When you speak with us at your free initial consultation, we will carefully and patiently listen to your story as part of our comprehensive effort to understand what happened. We will then bring our extensive experience and unmatched resources to bear on your behalf, developing solutions that can make your life better, including obtaining payment for or deferral of your debts until we resolve your case.

Attorney Susan Faunce working remotely

Your free consultation is a phone call away. Contact Berman & Simmons today.

Maine has strict statutes of limitations for filing medical malpractice complaints, so it’s critical to consult with us as soon as possible if you think you or a loved one may be a victim of a missed or incorrect diagnosis. Your initial consultation is free, and you pay nothing unless we obtain compensation for you by settlement or jury verdict, so there is no reason not to call.

Please contact Berman & Simmons today at (207)784-3576. Our Maine medical malpractice attorneys are ready to help you through this difficult time so you can recover and rebuild your life.

Ask Questions. We Have Answers.

Get Peace of Mind

It never hurts to consult an attorney regardless of whether you decide to move forward.

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    You may need to discuss whether an autopsy is necessary to prove that the negligence caused a love one’s death.

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    Obtaining complete medical records from hospitals and other providers is a daunting task.

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    Maine’s statute of limitations for medical malpractice cases is short in comparison to the statute of limitations for general personal injury claims.

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    Important evidence may be lost or degraded over time.

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    You’ll need help navigating your medical care and dealing with financial pressures.

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    You need peace of mind to focus on your recovery.

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  • How should I talk to a lawyer about failure to diagnose?

    Medical malpractice attorneys are happy to help you address your failure to diagnose claim. Many offer same-day free consultations and take no fee unless your case succeeds.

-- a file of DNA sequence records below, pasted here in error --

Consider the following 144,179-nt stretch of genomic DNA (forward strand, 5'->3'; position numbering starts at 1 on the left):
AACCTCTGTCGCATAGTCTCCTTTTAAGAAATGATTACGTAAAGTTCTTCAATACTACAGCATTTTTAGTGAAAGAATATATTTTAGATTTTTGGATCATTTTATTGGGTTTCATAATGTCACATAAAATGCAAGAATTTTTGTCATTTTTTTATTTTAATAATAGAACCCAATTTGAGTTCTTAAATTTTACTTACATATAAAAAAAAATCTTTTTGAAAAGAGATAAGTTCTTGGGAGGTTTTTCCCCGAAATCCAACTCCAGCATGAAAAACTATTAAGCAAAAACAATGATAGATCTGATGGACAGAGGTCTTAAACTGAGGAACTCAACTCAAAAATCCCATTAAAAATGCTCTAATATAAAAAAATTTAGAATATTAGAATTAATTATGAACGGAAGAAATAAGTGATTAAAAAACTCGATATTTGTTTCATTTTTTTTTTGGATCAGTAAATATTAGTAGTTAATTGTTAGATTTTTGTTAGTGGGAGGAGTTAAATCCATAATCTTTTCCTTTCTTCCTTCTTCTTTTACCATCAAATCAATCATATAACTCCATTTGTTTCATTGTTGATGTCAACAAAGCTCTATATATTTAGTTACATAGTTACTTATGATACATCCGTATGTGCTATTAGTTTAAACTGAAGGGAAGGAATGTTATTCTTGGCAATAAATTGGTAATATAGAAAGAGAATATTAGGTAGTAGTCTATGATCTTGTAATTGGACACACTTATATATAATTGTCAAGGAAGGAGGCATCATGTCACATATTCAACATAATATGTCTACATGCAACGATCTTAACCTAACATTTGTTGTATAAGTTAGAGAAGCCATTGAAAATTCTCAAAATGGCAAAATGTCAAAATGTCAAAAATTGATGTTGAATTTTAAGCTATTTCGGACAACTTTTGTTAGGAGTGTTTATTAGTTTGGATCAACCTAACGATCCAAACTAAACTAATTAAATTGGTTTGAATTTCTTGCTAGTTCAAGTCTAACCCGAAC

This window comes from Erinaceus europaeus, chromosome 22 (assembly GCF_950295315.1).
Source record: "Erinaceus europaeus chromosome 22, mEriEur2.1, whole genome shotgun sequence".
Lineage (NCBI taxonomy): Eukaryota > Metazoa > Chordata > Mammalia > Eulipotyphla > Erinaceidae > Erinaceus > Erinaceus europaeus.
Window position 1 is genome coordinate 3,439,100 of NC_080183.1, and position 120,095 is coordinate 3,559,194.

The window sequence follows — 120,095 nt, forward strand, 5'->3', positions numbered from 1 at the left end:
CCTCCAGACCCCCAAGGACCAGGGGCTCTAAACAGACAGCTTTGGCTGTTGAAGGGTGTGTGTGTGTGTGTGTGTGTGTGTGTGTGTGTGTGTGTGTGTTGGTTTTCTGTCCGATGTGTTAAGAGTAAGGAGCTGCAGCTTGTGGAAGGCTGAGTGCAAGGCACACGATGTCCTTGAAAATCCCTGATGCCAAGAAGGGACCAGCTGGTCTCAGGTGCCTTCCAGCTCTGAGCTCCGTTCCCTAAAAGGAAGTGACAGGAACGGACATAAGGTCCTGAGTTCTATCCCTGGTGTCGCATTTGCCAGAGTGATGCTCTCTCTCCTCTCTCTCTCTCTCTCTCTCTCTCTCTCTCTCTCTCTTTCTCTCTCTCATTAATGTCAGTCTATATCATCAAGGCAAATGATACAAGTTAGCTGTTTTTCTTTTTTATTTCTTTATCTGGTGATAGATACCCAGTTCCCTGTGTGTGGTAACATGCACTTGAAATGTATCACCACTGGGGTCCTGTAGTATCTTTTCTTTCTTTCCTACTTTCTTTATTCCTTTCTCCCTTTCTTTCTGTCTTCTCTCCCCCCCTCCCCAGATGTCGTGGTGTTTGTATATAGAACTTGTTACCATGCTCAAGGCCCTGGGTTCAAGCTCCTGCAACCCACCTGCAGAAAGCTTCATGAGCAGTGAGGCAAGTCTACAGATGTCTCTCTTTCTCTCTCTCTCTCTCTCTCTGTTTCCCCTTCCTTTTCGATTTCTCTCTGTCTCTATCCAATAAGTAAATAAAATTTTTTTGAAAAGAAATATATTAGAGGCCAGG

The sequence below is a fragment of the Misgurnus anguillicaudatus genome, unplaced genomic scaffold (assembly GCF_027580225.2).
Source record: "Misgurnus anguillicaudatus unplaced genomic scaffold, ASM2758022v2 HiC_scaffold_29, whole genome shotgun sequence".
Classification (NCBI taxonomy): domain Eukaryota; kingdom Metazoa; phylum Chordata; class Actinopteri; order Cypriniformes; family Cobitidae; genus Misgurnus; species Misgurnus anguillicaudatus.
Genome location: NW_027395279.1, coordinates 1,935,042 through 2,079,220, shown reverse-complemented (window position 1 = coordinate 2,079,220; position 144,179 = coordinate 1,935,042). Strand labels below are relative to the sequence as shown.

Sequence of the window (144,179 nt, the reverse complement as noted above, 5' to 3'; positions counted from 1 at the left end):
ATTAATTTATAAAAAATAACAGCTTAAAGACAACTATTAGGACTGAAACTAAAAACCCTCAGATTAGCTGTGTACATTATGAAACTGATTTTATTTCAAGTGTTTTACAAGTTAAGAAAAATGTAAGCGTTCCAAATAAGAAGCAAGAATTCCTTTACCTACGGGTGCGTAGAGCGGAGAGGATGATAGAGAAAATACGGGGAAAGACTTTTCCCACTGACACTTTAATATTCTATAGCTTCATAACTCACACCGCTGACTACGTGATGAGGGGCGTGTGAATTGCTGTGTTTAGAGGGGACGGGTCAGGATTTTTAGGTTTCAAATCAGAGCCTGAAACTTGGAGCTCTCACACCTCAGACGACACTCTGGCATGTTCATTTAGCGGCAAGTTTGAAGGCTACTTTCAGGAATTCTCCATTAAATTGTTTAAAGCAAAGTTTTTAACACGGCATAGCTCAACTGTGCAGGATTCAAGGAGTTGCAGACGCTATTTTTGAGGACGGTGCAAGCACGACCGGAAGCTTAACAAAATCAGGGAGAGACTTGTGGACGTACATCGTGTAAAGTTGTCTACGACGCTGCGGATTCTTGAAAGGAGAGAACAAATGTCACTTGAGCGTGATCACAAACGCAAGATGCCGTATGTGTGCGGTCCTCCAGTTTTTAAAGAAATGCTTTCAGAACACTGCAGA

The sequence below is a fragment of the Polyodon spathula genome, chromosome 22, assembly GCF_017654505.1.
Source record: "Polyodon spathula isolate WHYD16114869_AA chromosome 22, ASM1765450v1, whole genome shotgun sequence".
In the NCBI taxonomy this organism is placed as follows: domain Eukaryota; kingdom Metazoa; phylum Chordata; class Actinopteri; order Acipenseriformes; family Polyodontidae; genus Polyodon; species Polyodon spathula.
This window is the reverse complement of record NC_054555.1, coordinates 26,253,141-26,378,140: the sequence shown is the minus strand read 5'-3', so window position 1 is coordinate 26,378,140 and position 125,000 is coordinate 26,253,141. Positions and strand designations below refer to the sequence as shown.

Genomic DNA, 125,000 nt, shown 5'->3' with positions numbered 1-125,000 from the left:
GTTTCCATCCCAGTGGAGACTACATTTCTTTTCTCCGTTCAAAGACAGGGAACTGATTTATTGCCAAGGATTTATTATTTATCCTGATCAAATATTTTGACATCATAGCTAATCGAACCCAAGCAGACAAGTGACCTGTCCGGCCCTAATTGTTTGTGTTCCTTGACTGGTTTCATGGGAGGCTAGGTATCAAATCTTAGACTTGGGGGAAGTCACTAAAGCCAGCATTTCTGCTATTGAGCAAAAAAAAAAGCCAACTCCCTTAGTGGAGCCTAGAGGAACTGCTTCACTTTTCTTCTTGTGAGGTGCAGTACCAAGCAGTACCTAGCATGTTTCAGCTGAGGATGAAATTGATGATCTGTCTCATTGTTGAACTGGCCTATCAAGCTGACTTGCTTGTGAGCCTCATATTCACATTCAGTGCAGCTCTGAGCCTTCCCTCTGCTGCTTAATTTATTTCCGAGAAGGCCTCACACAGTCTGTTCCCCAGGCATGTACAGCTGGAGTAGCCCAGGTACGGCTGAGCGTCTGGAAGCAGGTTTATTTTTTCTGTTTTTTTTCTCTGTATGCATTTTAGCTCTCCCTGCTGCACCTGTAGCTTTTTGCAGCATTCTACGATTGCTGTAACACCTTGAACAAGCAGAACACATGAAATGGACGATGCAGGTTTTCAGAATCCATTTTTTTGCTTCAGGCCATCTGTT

It is always a good idea to bring any medical records you have to your appointment. We recommend taking notes beforehand so you don’t forget to mention important details, including the names of facilities and physicians that provided treatments, a timeline of events, relevant symptoms and diagnoses, dates of missed work, and details of other losses you may have suffered.

  • Can you sue a medical provider for failure to diagnose?

    Yes. Medical providers are expected to conform to leading medical standards. Provided a provider/patient relationship existed, if your provider failed to provide appropriate testing or ask necessary questions, you may sue for damages related to any new or worsening conditions that resulted.

  • How do you prove failure to diagnose or misdiagnosis?

    Expert testimony is the most common way to establish medical malpractice. This involves hiring a similarly credentialed physician to review your medical history. If the expert agrees with your claim, they will state under oath that your physician’s failure to diagnose gave rise to the new or worsening conditions.

  • Is failure to diagnose or misdiagnosis medical malpractice?

    Failure to diagnose and misdiagnosis are both forms of medical malpractice. In any malpractice claim, the patient generally must prove that a provider/patient relationship existed, that the physician breached the standard of care, and that the patient suffered damages as a result.

  • Is there a statute of limitations for failure to diagnose lawsuits?

    In Maine, failure to diagnose lawsuits generally have a three-year statute of limitations, which begins running the moment the medical malpractice occurs. This means that once you suffer injury due to failure to diagnose, you have three years from that day to bring a claim against your provider. 

    While many failure to diagnose cases are obvious, some may be more difficult to pinpoint.  We recommend contacting a medical malpractice attorney as soon as you suspect your medical provider’s negligence caused you harm.